I believe we are at our best when we’re not performing beneath a layer. What I do in my current job is to really encourage people to bring your whole self to the workplace, for the sake of wellbeing and performance. The whole point is to be open about mental wellbeing but you need to be self aware first. We teach people how to have open conversations, not to be afraid of judgement, and to value differences in the workplace. If you set up an inclusive environment with a framework, people can be themselves and abide by the cultural framework. A part of building a positive mental health strategy is starting with it being a culture piece. It’s not just an add-on that addresses mental health. You can say it’s a cultural piece and commit to it as an umbrella that sits over diversity.
My pet peeve is the use of diversity and inclusion. I would love to see it changed to diversity and enrichment. The world inclusion in itself is quite excluding. Like tolerance. The word itself is divisive. Speak about the enriching qualities that people from different backgrounds and experiences can actually bring. This is important because we're a world filled with different people and different experiences and there’s value in that. Open up conversations and encourage people to speak openly about how they’re doing.
You’re now Director of the Inside Out Charter - can you tell us what that is?
I’m the Director of the Inside Out Charter, and the associated social enterprise is InsideOut LeaderBoard. It was started by Rob Stephenson who originally pulled it together because he wanted senior leaders to address stigma for people leading the way through lived experiences. I now manage the leaderboard as well. Every year we publish a list of senior leaders who are happy to be open about their personal experience of mental health problems.
InsideOut Charter Leadership Principles (source:https://inside-out.org/charter/)
As a result of the Thriving at Work report released in 2017, the Stephenson / Farmer Review, Rob decided he wanted a charter to put together. We know why senior leadership is important - you can't move forward without buy in from stakeholders. The leaderboard provides a framework of support for people to really engage leadership boards with the mental health agenda. I work with senior leaders to share their stories and tackle that stigma through the leaderboard. I work with heads of HR and diversity and inclusion(Including PWC, Tesco, Investors in People) to engage mental health strategy to get senior leaders to back that agenda.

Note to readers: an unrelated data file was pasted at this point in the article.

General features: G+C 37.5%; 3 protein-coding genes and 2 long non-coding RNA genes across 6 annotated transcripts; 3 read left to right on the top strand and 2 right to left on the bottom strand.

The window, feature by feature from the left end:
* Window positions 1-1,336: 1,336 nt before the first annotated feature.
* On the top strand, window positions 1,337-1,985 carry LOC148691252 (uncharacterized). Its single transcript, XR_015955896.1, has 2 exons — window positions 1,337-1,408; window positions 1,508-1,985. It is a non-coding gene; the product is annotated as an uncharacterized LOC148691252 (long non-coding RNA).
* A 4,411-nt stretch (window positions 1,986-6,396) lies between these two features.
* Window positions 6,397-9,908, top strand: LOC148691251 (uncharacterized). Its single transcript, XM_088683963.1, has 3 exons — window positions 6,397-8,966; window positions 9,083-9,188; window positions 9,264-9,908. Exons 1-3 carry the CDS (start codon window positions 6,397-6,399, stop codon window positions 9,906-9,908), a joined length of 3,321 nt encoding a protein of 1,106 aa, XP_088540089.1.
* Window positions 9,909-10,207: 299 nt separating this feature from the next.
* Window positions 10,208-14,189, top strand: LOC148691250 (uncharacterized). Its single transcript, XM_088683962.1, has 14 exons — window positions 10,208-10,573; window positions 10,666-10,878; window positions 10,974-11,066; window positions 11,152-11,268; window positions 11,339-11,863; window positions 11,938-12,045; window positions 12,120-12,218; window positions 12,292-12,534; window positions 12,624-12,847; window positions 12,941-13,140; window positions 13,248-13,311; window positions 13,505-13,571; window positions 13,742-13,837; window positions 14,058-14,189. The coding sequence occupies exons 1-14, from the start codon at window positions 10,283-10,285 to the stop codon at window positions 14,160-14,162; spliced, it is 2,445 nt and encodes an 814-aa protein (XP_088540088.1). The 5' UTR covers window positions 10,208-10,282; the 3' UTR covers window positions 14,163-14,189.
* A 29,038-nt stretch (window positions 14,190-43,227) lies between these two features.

You’re also a very talented artist. Can you tell us about your creative process and what it means to you?
My father’s a photographer and my mum’s an artist. I was raised in a yacht in the Marlborough Sounds and was home schooled. I think I learned to read music before I read words. Art and music have been stitched into my daily life, in the same way that spirituality can be stitched into daily life. What is it about this one thing that humans do, what is creativity? For me I’m trying to explore ideas. I use the medium of paint as a way of resolving ideas I have in my head. Someone else might want to communicate something, sharing their imagination with the outside world but I don’t do it for the audience. Art, music, baking, tapestry, dancing, it’s a bridge to another universe. It’s our way of communicating with another universe, or a universe in our own selves with the outside world. The result of the creativity is the bridge, but those two modes - what’s reality and what’s happening in another swirling wonderful universe of psyches and consciousness- is creativity for me.